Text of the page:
The question of what, exactly, Florida's Democratic primary means for the race generally clearly won't get an easy answer sometime soon. Florida's votes technically don't count for the moment, as the Democratic Party punished the state for moving its primary up before the date the parties had set for it. The candidates also signed a pledge promising not to campaign in the state.
But, needing a victory -- if only for P.R. purposes -- in the aftermath of Barack Obama's landslide win in South Carolina this past weekend, Hillary Clinton's campaign has been playing up Florida's importance. It has also been making a plea for the delegates from the state, as well as the similarly punished Michigan, to be seated at the Democratic convention.
Tonight, representatives of both campaigns have been strenuously pushing their message out to the media. What follows are two of the e-mails sent by the campaigns to reporters. The first is a memo authored by Clinton's chief strategist, Mark Penn; the second is an e-mail from Obama press secretary Bill Burton.
The Penn memo: "Hillary Clinton won a significant victory today in the Florida primary with biggest turnout in Florida Democratic primary history. She will end up with more votes than John McCain, the winner of the Republican primary. And Floridians cast more votes than were cast in Iowa, Nevada, South Carolina, and New Hampshire combined.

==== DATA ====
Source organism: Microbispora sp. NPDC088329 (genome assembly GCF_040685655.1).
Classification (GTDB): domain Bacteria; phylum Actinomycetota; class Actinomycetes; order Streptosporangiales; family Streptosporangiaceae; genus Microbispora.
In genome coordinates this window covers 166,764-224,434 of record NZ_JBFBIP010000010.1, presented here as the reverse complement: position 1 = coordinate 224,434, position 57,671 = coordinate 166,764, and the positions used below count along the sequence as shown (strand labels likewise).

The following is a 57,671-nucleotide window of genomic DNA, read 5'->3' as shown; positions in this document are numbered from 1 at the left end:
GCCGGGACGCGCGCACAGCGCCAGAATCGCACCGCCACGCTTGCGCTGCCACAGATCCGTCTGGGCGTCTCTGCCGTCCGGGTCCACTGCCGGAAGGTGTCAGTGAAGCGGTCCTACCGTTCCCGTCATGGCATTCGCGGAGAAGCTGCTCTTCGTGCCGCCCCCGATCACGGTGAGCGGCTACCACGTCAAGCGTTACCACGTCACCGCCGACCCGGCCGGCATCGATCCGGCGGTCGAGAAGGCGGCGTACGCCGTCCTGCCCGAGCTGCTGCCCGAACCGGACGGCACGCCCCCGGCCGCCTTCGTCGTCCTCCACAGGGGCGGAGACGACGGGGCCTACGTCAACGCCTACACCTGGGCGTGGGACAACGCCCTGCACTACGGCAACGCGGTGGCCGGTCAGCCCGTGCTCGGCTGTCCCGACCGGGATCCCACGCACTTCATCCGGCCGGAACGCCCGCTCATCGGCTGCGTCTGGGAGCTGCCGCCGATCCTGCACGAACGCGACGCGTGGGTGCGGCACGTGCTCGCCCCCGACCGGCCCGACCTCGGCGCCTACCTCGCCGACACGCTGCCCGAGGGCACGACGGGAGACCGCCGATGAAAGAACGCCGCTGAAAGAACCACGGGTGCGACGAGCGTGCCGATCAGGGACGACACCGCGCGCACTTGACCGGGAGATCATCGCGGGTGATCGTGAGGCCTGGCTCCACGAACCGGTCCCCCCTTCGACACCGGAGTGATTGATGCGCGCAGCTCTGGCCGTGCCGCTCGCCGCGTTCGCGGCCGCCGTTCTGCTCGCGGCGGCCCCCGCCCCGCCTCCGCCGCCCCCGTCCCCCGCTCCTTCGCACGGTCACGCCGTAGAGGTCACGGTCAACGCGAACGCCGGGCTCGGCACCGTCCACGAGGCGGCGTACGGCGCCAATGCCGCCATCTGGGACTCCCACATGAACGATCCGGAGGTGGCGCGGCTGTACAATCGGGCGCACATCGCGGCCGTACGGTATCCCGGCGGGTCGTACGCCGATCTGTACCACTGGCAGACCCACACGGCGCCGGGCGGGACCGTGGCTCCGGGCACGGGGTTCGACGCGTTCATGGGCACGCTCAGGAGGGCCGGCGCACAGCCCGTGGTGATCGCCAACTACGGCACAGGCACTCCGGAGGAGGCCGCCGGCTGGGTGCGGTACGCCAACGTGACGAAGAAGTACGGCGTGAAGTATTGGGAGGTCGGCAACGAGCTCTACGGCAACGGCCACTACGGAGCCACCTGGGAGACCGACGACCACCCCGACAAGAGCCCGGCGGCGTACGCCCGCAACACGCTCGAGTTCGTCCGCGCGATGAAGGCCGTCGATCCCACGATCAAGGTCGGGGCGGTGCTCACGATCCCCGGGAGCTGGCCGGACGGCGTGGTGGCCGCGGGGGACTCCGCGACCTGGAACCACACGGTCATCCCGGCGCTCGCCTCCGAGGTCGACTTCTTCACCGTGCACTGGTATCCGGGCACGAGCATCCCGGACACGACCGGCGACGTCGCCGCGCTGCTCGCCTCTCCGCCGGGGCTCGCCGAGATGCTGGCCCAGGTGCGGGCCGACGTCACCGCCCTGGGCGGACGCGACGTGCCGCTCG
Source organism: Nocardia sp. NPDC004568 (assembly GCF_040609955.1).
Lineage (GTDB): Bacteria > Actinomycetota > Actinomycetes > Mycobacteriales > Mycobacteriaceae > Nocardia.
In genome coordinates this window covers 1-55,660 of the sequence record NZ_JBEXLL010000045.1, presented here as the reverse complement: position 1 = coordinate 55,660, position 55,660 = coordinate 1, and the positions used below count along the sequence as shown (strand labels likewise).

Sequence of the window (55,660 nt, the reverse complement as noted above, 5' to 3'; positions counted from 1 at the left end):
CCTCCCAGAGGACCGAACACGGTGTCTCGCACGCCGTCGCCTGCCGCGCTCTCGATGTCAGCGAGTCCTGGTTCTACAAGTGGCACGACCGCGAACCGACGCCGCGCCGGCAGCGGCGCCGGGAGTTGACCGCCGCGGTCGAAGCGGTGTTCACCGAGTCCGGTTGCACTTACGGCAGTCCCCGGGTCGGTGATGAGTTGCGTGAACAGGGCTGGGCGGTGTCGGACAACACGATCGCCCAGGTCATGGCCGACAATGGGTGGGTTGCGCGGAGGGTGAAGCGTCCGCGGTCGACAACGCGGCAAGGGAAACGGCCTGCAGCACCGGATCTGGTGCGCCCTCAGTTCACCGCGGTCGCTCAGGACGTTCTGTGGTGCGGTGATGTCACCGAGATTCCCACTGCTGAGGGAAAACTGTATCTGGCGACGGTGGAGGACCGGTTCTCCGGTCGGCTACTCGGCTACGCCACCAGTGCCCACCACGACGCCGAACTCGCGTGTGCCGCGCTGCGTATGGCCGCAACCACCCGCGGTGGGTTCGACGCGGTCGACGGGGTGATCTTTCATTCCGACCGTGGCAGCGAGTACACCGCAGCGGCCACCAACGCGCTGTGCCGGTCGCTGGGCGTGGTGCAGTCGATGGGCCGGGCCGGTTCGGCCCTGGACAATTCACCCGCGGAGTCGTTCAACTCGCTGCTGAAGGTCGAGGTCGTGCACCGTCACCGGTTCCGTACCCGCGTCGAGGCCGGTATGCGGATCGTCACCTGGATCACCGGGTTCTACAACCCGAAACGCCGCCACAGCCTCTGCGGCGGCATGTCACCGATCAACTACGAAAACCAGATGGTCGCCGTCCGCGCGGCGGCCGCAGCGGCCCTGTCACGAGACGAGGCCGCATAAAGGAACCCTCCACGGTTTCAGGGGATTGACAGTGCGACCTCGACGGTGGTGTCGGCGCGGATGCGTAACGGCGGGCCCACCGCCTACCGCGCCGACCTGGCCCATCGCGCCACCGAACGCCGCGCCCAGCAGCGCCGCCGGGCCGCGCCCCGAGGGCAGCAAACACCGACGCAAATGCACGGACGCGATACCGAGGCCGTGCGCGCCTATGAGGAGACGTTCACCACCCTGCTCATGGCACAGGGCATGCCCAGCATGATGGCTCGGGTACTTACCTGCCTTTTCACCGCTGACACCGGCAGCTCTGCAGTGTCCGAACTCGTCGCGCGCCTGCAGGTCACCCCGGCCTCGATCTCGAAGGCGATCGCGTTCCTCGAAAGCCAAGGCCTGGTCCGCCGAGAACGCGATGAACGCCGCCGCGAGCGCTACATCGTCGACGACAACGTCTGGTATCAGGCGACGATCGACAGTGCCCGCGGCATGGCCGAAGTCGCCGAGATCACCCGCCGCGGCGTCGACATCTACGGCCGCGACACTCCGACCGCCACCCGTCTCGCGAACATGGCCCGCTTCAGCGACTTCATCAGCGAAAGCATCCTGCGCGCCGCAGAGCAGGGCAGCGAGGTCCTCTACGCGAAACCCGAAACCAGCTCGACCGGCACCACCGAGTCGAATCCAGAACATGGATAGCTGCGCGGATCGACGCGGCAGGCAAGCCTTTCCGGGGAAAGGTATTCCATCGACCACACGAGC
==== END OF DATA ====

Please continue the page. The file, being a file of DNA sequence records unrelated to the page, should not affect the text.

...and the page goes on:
"A large, broad, and diverse group of voters came out and voted for Hillary in Florida. She won women, men, and just about every age category. She won nearly 6 in 10 Latinos and nearly 3 in 10 African American voters.
"The vote turned out to be far more than symbolic. Well over 1.5 million Democrats cast their ballots, more than twice the number of voters who came out to vote in the 2004 primary.
"Most of the voters in Florida fully expect that their votes will not be wasted again -- they too have a voice at the convention, and Hillary has asked her delegates to support their being seated.
"This result comes after Senator Obama ran TV commercials that reached Florida homes and after the enormous publicity he received for South Carolina and for the Ted Kennedy endorsement. The exit polls show widespread recognition of the endorsement -- but even so among those who decided on Election Day, a plurality of those chose Hillary.
"But any momentum seemed to run out today -- among those who decided on Election Day, a plurality of those chose Hillary."
The Burton statement: "When Senator Clinton was campaigning in Iowa and New Hampshire, she said that states like Michigan and Florida that won't award delegates, 'don't count for anything.' Now that Senator Clinton has lost badly in South Carolina, she's trying to assign meaning to a contest that awards zero delegates and where no campaigning has occurred. Senator Clinton's own campaign has repeatedly said that this is a 'contest for delegates', and tonight, Florida awarded zero. Senator Obama is disappointed that Florida will have no role in selecting delegates for the Democratic nominee, but looks forward to competing and winning in Florida during the general election."